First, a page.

Hershey

How About A Sitdown Strike Across Hershey’s Supply Chain?

A blog post by Stephen Herzenberg, originally published at Third and State.

By now most of you have heard about the recent Hershey incident in which foreign students, having paid for the privilege of participating in a “cultural exchange” visit to the United States, found themselves packaging the candy company’s chocolate for about $8 per hour (not counting the upfront fee for the program and before you subtract the living costs taken out of the students’ paychecks). 

As Pennsylvania AFL-CIO President Rick Bloomingdale and I pointed out in a recent Philadelphia Inquirer op-ed , the implications of this incident go far beyond the advantage taken of the 400 students. It’s a case that demonstrates the irresistible urge of global corporations to fragment workers in their production chains so that the most vulnerable can be paid very low wages. Hershey, after all, has a stronger motivation than most corporations to resist this impulse: it’s in a capital-intensive industry, it has a cherished consumer brand placed at risk by the relentless pursuit of low wages, and the company is held in trust on behalf of a school for underprivileged children. The Hershey case demonstrates the need for constraints on companies’ freedom to pursue low-wage strategies.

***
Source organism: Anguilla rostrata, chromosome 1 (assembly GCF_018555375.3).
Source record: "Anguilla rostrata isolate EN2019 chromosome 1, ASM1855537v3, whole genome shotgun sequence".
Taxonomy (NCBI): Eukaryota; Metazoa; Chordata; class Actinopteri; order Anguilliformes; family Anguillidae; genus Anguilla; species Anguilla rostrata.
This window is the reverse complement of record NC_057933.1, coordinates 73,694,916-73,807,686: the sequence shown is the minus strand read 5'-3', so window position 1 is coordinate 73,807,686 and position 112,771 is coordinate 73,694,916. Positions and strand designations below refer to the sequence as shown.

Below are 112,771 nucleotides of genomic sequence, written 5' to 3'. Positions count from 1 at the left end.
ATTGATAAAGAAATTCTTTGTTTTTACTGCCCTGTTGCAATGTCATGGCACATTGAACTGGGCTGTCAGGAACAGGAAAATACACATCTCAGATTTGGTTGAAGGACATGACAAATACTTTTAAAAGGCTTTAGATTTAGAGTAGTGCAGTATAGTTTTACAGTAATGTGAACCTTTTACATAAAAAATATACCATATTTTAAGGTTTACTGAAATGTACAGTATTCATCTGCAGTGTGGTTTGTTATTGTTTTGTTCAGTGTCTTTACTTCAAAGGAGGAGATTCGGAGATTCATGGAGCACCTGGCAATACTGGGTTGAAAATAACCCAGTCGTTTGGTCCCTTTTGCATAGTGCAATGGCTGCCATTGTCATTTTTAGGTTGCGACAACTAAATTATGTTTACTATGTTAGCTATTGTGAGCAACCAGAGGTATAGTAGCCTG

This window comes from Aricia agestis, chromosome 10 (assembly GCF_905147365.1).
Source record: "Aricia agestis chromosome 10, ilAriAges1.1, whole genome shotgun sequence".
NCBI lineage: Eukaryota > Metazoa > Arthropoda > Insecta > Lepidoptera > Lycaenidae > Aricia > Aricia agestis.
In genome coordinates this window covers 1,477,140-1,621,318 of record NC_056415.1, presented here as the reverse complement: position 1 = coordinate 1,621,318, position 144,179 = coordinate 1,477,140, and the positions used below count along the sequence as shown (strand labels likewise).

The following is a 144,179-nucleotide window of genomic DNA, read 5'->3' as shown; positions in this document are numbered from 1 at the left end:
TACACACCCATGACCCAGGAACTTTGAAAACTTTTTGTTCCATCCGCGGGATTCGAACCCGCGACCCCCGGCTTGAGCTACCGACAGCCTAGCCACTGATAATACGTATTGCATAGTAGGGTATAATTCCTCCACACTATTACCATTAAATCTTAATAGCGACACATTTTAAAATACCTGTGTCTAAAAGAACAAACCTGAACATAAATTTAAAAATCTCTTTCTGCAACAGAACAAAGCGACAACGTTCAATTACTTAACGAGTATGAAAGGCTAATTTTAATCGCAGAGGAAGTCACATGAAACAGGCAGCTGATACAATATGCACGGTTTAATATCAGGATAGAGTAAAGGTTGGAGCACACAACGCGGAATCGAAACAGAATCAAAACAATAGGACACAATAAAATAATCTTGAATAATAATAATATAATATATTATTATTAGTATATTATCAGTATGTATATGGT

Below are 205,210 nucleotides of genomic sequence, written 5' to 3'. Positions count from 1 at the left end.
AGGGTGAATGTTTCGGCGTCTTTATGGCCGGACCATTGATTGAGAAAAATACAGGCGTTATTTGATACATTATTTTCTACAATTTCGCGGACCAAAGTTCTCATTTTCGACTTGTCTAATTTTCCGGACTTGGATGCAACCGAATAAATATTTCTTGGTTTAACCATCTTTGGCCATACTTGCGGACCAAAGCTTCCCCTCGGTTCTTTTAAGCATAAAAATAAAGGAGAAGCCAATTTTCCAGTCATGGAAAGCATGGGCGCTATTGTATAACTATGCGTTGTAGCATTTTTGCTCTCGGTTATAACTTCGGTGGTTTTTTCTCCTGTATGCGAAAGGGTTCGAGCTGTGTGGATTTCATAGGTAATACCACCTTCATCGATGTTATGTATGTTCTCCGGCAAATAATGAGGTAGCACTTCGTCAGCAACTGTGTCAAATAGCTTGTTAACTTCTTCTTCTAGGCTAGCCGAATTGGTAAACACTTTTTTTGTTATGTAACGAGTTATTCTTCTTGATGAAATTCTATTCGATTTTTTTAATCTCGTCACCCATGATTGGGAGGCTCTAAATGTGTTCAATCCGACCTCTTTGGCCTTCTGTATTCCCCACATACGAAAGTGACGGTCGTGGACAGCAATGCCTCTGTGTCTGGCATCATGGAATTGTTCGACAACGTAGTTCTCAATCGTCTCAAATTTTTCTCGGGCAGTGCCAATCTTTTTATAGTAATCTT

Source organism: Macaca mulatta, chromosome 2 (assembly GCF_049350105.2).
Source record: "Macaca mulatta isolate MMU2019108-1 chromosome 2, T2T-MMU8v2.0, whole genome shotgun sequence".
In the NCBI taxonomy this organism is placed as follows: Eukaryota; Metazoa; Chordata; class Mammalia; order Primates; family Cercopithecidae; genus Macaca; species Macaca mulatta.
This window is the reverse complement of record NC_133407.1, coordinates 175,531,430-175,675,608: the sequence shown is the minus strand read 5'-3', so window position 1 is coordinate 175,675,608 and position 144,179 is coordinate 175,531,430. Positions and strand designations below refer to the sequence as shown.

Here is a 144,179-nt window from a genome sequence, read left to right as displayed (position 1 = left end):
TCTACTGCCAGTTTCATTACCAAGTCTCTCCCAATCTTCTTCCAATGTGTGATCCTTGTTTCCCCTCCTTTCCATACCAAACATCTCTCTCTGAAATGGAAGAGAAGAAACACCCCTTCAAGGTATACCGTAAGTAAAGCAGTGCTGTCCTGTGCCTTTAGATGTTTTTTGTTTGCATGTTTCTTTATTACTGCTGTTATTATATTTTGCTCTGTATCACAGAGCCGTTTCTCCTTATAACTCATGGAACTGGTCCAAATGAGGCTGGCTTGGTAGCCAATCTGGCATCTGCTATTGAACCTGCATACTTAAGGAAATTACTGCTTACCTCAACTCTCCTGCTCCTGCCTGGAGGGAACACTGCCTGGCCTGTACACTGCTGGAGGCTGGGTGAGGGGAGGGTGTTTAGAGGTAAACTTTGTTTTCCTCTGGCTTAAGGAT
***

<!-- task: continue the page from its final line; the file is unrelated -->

Our suggestion in the Inquirer was a union that cuts across the entire company supply chain (within the U.S. for starters). This type of “network” unionism would generate long-term economic benefits for the U.S. because companies would be able to pursue productivity enhancing strategies with all their workers and also through cooperation among plants at different points in the production chain.

Since the legislative route to such multi-plant unionism could take a while, what about taking a tactic out of the students’ playbook — and out of the 1930s — a sitdown strike, this one including all workers in the entire Hershey production chain?

More than any other single step that I can think of, broad-based unionism that restores industrywide private-sector wage and benefit standards — in local service industries as well as within manufacturing — could fix the economic inequality threatening the United States and restore the middle class.

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